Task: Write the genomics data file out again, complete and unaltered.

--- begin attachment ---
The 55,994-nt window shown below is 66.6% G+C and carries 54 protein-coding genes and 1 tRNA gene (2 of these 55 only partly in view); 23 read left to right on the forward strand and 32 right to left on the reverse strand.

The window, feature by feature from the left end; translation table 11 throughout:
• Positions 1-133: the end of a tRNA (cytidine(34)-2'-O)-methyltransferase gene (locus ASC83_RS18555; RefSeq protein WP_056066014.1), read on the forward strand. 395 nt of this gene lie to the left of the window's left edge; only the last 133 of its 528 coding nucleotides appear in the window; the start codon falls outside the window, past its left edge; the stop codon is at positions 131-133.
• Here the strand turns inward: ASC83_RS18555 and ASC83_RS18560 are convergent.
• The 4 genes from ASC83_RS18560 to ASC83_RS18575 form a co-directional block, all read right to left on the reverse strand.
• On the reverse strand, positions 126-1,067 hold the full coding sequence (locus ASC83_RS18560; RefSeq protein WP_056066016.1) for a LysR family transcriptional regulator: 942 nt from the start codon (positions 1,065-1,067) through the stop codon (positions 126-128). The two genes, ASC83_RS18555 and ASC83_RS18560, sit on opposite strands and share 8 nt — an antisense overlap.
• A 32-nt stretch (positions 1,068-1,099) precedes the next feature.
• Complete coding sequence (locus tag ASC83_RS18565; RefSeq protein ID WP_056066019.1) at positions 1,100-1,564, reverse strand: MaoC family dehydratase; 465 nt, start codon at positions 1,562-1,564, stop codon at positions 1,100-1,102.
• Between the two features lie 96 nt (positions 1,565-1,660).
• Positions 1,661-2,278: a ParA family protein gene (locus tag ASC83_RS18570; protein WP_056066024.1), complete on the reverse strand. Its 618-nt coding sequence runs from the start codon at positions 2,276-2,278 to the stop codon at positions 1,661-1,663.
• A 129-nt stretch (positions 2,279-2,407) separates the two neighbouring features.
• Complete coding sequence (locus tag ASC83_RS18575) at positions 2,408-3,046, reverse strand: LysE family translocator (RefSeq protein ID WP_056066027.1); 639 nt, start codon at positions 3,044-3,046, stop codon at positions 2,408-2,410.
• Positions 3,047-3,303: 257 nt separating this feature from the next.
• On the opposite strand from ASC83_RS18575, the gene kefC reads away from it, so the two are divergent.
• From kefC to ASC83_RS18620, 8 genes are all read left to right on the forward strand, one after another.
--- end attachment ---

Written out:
The 55,994-nt window shown below is 66.6% G+C and carries 54 protein-coding genes and 1 tRNA gene (2 of these 55 only partly in view); 23 read left to right on the forward strand and 32 right to left on the reverse strand.

The window, feature by feature from the left end; translation table 11 throughout:
• Positions 1-133: the end of a tRNA (cytidine(34)-2'-O)-methyltransferase gene (locus ASC83_RS18555; RefSeq protein WP_056066014.1), read on the forward strand. 395 nt of this gene lie to the left of the window's left edge; only the last 133 of its 528 coding nucleotides appear in the window; the start codon falls outside the window, past its left edge; the stop codon is at positions 131-133.
• Here the strand turns inward: ASC83_RS18555 and ASC83_RS18560 are convergent.
• The 4 genes from ASC83_RS18560 to ASC83_RS18575 form a co-directional block, all read right to left on the reverse strand.
• On the reverse strand, positions 126-1,067 hold the full coding sequence (locus ASC83_RS18560; RefSeq protein WP_056066016.1) for a LysR family transcriptional regulator: 942 nt from the start codon (positions 1,065-1,067) through the stop codon (positions 126-128). The two genes, ASC83_RS18555 and ASC83_RS18560, sit on opposite strands and share 8 nt — an antisense overlap.
• A 32-nt stretch (positions 1,068-1,099) precedes the next feature.
• Complete coding sequence (locus tag ASC83_RS18565; RefSeq protein ID WP_056066019.1) at positions 1,100-1,564, reverse strand: MaoC family dehydratase; 465 nt, start codon at positions 1,562-1,564, stop codon at positions 1,100-1,102.
• Between the two features lie 96 nt (positions 1,565-1,660).
• Positions 1,661-2,278: a ParA family protein gene (locus tag ASC83_RS18570; protein WP_056066024.1), complete on the reverse strand. Its 618-nt coding sequence runs from the start codon at positions 2,276-2,278 to the stop codon at positions 1,661-1,663.
• A 129-nt stretch (positions 2,279-2,407) separates the two neighbouring features.
• Complete coding sequence (locus tag ASC83_RS18575) at positions 2,408-3,046, reverse strand: LysE family translocator (RefSeq protein ID WP_056066027.1); 639 nt, start codon at positions 3,044-3,046, stop codon at positions 2,408-2,410.
• Positions 3,047-3,303: 257 nt separating this feature from the next.
• On the opposite strand from ASC83_RS18575, the gene kefC reads away from it, so the two are divergent.
• From kefC to ASC83_RS18620, 8 genes are all read left to right on the forward strand, one after another.